The joint security force was divided into two groups. One entered the schools complex from the Al-Barakasat area, controlled by the Fatah movement, while the other entered from the Al-Tawarek-Al-Taameer area, controlled by the extremist groups, most prominently Al-Shabab Al-Muslim.
Representatives of the Palestinian Joint Action Committee in the Sidon area accompanied the force.
Maj. Gen. Mahmoud Al-Ajouri, who was commanding the force, gave the signal for the deployment, while Maj. Gen. Subhi Abu Arab, Palestinian national security commander, accompanied the operation.
UNRWA, which is monitoring the cease-fire, postponed the start of the new academic year in the Ain Al-Hilweh camp until further notice.
Schools in the rest of the region will resume teaching on Oct. 2.
More than 11,000 students attend schools in the camp, with the damaged school complex providing education to 5,900 students.
Dorothee Klaus, director of UNRWA affairs in Lebanon, said the safety of schools in the vicinity of Ain Al-Hilweh “is our top priority, and we are striving in every possible way to achieve that as soon as conditions permit.”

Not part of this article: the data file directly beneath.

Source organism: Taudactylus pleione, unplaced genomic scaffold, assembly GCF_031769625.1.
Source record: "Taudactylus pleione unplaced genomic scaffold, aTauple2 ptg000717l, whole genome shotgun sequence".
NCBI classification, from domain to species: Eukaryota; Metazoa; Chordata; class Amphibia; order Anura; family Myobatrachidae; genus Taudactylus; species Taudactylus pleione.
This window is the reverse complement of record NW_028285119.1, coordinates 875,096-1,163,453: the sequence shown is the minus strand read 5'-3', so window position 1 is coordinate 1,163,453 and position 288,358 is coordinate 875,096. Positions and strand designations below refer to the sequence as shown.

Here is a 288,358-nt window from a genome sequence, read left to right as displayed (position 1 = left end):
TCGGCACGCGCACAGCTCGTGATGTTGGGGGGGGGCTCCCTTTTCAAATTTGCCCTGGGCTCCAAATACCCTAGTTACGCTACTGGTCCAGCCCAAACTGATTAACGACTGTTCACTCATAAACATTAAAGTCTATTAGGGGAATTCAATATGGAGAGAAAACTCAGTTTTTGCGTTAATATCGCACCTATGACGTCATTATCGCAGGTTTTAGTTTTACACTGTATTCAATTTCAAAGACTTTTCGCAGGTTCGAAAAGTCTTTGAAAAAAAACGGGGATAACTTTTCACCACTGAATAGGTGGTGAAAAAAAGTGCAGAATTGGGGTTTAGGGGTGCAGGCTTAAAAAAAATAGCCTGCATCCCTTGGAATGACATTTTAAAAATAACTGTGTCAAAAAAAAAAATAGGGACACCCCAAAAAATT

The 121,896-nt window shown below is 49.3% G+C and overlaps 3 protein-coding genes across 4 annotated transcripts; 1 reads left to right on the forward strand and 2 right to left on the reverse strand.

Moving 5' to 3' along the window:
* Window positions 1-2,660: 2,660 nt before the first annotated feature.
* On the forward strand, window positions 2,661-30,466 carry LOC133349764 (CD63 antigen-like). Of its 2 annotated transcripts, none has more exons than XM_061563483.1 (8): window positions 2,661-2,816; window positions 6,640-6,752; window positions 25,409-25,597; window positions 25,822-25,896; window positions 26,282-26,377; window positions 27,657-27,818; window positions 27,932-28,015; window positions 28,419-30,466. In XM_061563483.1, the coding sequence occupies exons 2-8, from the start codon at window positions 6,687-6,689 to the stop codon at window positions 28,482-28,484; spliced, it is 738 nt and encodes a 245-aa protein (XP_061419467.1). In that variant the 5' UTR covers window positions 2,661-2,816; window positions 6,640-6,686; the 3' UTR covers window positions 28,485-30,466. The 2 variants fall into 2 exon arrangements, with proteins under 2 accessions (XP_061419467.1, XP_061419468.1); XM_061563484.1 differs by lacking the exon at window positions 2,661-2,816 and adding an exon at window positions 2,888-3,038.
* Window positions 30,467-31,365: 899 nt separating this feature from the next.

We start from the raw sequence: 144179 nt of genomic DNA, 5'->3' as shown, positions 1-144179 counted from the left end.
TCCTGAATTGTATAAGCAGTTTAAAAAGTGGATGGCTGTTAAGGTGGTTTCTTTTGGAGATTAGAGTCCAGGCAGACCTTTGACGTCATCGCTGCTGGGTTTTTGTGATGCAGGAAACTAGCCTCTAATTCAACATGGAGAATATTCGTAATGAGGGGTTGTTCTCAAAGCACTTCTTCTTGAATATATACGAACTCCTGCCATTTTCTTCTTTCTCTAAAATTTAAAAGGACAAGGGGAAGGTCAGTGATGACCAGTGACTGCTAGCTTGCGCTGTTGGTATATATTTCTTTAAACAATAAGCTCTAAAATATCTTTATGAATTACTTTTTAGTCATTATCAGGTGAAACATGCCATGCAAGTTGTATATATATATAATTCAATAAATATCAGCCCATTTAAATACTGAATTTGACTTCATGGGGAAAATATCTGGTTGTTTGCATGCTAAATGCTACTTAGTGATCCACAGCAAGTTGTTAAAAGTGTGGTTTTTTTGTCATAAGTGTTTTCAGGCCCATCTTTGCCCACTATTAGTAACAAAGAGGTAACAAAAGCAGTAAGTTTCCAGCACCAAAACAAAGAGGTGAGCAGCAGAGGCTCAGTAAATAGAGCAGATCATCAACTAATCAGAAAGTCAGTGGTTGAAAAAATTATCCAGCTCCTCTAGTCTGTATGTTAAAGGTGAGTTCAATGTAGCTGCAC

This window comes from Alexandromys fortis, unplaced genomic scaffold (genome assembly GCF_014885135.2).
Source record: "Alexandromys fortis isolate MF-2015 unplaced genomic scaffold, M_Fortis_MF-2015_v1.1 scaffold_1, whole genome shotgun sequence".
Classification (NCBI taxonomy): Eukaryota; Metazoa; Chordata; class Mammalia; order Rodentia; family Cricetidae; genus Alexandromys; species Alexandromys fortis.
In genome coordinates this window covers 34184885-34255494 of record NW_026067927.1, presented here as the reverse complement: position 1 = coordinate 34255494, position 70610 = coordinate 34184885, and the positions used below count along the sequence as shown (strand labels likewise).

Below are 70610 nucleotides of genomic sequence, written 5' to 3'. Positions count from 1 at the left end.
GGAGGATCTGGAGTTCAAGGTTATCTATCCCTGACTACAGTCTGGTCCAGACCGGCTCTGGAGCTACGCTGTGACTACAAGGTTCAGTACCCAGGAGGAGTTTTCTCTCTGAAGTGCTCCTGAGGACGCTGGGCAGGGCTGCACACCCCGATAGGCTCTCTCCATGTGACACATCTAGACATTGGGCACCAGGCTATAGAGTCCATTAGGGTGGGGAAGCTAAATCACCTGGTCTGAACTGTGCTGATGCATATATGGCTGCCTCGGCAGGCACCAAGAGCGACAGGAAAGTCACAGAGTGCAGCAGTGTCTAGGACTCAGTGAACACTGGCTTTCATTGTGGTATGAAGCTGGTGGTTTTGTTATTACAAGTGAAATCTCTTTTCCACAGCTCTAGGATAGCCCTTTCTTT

The agency is working to find alternatives so that children from the camp and surrounding areas can return to school as soon as possible, she said.
A preparatory meeting ahead of Friday’s deployment took place in the Sidon office of Sheikh Maher Hammoud, president of the International Union of Resistance Scholars, who is believed to be close to Hezbollah.
Representatives of Hamas and the Amal movement, an ally of Hezbollah, also attended.
Discussions took place on the possible handing over of eight suspects wanted for the assassination of Fatah leader Mohammed Al-Armoushi.
Representatives of Hamas and the Amal movement, an ally of Hezbollah, also attended.
As part of the cease-fire deal, the joint security force will prepare the way for those displaced by the fighting to return to their homes.
The final phase of the agreement involves the handover of wanted suspects.
A source dismissed rumors on social media on Thursday night that some of the wanted suspects had left the camp.
“There is an agreement that has been reached and it is fundamental, and the essential point is handing over wanted people,” the source said.
Hamas representative Ahmed Abdel Hadi described Friday’s deployment as “a step in the right direction,” adding that it stemmed from Lebanese Parliament Speaker Nabih Berri’s initiatives to end the clashes.
Berri joined Palestine Liberation Organization leader Azzam Al-Ahmad and Hamas leader Moussa Abu Marzouk in pushing for a cease-fire.